Rapist Anaheim Cop Again Blames Intoxication For Guilty Plea, Demands New Trial
|No means no, Bradley|
This week, Wagner--who managed to stall his criminal case for more than five years--sent his defense lawyer to a California Court of Appeal in Santa Ana with hopes of overturning the generous four-year prison sentence he negotiated in a 2010 plea bargain.
Farah F. Azar, the most recent of four defense lawyers who've represented Wagner, told a three-justice panel that Superior Court Judge Walter P. Schwarm violated the dirty cop's constitutional rights by ignoring overwhelming evidence he had been exceptionally high on prescription drugs when he agreed to the plea deal.
"At the time of the pleas, he was under the influence," Azar said. "Courts must make sure when a defendant enters a plea, he knows what he [is] doing. . . . [Wagner had] consumed mind-altering drugs, [and] we submit there was an abuse of [the judge's] discretion [by not voiding the guilty plea]."
But Deputy Attorney General Karl T. Terp reminded the justices that Wagner, who is housed at the California Institution for Men in Chino, has repeatedly raised and lost the same argument. [See "Mr. Wagner (Finally) Goes to Prison," Dec. 22, 2010.] After the cop signed the deal that chopped seven years off the maximum potential prison punishment and acknowledged in writing that he wasn't under the influence of drugs or alcohol, Schwarm spoke one-on-one with him. In the judge's view, Wagner "appeared to be cognizant," Terp said.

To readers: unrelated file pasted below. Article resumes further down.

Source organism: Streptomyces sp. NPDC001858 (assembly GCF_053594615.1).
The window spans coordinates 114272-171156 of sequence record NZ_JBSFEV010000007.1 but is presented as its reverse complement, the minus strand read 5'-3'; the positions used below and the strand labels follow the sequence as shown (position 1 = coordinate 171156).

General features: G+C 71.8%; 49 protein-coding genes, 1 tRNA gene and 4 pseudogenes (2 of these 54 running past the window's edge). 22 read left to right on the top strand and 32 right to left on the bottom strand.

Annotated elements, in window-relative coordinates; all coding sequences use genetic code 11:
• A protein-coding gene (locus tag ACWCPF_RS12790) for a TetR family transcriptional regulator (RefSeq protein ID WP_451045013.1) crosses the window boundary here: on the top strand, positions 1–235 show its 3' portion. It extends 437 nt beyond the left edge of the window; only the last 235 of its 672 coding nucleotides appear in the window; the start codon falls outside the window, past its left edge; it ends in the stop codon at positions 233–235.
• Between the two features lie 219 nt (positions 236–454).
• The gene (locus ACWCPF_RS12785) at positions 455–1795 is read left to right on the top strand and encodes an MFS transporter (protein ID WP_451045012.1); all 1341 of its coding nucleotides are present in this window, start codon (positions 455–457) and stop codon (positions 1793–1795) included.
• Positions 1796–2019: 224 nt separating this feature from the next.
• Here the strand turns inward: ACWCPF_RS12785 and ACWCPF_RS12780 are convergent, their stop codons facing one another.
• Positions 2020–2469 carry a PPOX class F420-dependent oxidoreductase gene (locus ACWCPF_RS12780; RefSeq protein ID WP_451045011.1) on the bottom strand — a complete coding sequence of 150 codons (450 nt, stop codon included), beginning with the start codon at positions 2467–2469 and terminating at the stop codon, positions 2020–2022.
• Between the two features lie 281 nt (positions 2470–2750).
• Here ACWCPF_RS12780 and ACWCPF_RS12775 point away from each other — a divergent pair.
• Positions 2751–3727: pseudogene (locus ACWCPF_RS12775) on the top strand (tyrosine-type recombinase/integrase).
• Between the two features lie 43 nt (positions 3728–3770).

Azar also blasted Jennifer Keller, Wagner's legal counsel at the time of the plea deal. She accused Keller, one of the county's most prominent defense lawyers, of professional misconduct for not adequately explaining to Wagner the consequences of being labeled a sexually violent predator, a designation that could keep keep him incarcerated beyond the four-year term. Keller's performance violated her "duty-bound" oath, according to Azar.
Terp said the appellate court should reject Wagner's complaints because both the judge and his own defense lawyer saw no signs of intoxication. He noted that the cop submitted a "fabricated" doctor's letter to bolster his intoxication claims and faked ignorance of criminal laws.
"It defies logic for Wagner, a veteran cop on the verge of retiring, to say he had no knowledge of the sexual violent predator [statute]," he said.
With Wagner's wife scribbling circles in ink on a legal pad while sitting in the audience, Azar made one last attempt before Justice Kathleen O'Leary cut her off for rambling.
"He was ready to go to trial," she said. "He wanted a trial. Let's go to trial. That's all we're asking. My client is innocent. . . . He didn't have a reasonable understanding [of] what was happening."
The appellate court will issue its opinion in coming months.
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